Hospital utilization cuts projected for SoonerHealth+

Posted on: 2/8/17

Managed care plans expressed concerns about low capitation rates for SoonerHealth+ at a bidder’s conference on Feb. 1.  

SoonerHealth+ is the capitated health plan for aged, blind, and disabled SoonerCare (Medicaid) members that the Oklahoma Health Care Authority (OHCA) plans to begin in 2018.  

OHCA was directed in 2015 by House Bill 1566 to issue a request for proposals (RFP) for care coordination services for their aged, blind, and disabled (ABD) members, and the SoonerHealth+ program is the result. Under SoonerHealth+, health plans will be paid fixed per-member, per-month amounts to handle all medical and care coordination services for the ABD members. Rather than contracting with the lowest bidder(s), OHCA is setting “actuarially sound” monthly rates to pay the plans, and awarding contracts based on the plans’ abilities to best meet agency goals.  

The SoonerHealth+ RFP was issued Nov. 30, 2016. OHCA released the capitation rates it will pay to plans on Jan. 18, 2017.  

The Feb. 1 actuarial bidders’ conference was an opportunity for health plans to learn more about the SoonerHealth+ capitated rates. Mike Nordstrom, partner and lead actuary for Mercer Government Human Services Consulting, presented an explanation of the capitation rates, and answered general questions from the health plans.  

Nordstrom said OHCA has “done a superb job” of managing ABD claim costs. Its five-year annualized trend in cost per ABD enrollee was an increase of 0.6 percent.

The rates OHCA is offering the plans are based on recent claims experience for the various eligibility groups to be covered under SoonerHealth+. The historical costs are adjusted for factors expected to change under managed care, including some costs added under full-risk managed care that OHCA does not currently have. To the projected claims expense, OHCA will add MCO administrative expense factors ranging from 4 to 9 percent, depending on the population; an underwriting gain of 2 percent initially, and premium tax of 2.25 percent.  

The plans will need to overcome these additional incurred costs to OHCA, Nordstrom said, “otherwise, SoonerHealth+ does not work.”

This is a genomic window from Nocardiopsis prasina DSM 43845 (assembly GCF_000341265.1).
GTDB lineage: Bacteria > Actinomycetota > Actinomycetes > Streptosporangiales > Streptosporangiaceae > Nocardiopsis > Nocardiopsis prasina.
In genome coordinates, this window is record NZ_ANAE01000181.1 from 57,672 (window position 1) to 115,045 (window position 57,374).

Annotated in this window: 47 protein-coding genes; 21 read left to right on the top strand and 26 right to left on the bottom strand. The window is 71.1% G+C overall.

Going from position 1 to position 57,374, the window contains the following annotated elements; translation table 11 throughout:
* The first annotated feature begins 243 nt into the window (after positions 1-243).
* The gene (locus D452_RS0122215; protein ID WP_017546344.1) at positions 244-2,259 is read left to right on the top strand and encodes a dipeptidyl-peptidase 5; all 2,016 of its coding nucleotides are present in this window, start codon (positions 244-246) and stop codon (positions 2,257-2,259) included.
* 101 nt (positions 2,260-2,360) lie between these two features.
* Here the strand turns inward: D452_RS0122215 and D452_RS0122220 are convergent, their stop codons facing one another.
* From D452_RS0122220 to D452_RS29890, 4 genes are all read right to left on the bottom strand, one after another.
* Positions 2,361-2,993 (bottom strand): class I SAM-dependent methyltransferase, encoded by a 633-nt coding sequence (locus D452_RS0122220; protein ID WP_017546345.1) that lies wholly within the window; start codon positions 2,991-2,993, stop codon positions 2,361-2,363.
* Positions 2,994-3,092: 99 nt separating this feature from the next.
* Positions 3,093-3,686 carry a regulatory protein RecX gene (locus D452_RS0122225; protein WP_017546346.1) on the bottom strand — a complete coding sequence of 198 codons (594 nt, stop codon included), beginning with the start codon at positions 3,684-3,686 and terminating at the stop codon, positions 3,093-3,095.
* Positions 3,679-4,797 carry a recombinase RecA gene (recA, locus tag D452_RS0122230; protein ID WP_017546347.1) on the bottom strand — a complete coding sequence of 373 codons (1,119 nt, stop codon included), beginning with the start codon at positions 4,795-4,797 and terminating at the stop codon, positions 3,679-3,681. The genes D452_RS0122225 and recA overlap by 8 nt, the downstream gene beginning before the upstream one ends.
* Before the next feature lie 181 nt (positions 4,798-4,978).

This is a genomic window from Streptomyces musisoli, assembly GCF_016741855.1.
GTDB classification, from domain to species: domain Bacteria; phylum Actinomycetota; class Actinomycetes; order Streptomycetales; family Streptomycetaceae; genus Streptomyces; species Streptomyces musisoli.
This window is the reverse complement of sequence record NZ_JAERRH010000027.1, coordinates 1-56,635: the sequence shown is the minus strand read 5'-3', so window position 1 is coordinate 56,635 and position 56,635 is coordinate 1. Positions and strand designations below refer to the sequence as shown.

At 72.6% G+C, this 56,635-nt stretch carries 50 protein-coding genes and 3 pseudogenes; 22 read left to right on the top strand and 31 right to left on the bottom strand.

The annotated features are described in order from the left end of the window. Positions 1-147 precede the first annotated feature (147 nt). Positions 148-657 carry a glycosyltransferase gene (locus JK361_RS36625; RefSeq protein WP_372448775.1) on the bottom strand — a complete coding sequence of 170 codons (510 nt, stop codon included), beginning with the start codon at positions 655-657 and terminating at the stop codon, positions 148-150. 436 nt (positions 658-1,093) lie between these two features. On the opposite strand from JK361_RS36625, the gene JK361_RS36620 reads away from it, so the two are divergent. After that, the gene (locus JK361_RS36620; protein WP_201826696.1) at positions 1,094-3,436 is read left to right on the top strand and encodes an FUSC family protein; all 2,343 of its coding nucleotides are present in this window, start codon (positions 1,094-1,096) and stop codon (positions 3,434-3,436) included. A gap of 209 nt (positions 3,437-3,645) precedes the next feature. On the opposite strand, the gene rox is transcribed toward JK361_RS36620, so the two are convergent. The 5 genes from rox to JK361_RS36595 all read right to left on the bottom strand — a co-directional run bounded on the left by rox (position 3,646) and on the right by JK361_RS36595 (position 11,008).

The capitated rates assume significant decreases in inpatient and emergency department (ED) utilization of up to 45 percent, depending on the eligibility group. Outpatient hospital services other than ED are assumed to decrease up to 22.5 percent. Behavioral health service utilization is expected to decrease up to 20 percent.

Nordstrom said that no additional amounts will be allowed for implementation costs. He stressed that SoonerHealth+ is a full-risk contract, with health plans assuming all risk for medical expenses of their members. No capitated rate increases will be available if plan expenses are higher than expected.

SoonerHealth+ capitated rates will not include Supplemental Hospital Offset Payment Program (SHOPP) amounts. SHOPP will not supplement the payments that hospitals receive from SoonerHealth+ plans.

The rate book guidance OHCA issued in January showed about 137,000 members will be included in SoonerHealth+, a smaller amount than the 155,000 members described in the November RFP. Nordstrom said most of the difference was  because the program will be voluntary for Native American ABD members. The earlier estimate included all such voluntary members, but the rate book assumed that only 20 to 33 percent of the voluntary population will enroll.

For more information:  
Mercer actuarial bidders’ conference presentation
Earlier Hotline story: SoonerHealth+ managed care RFP released (12/7/16)

(Rick Snyder)

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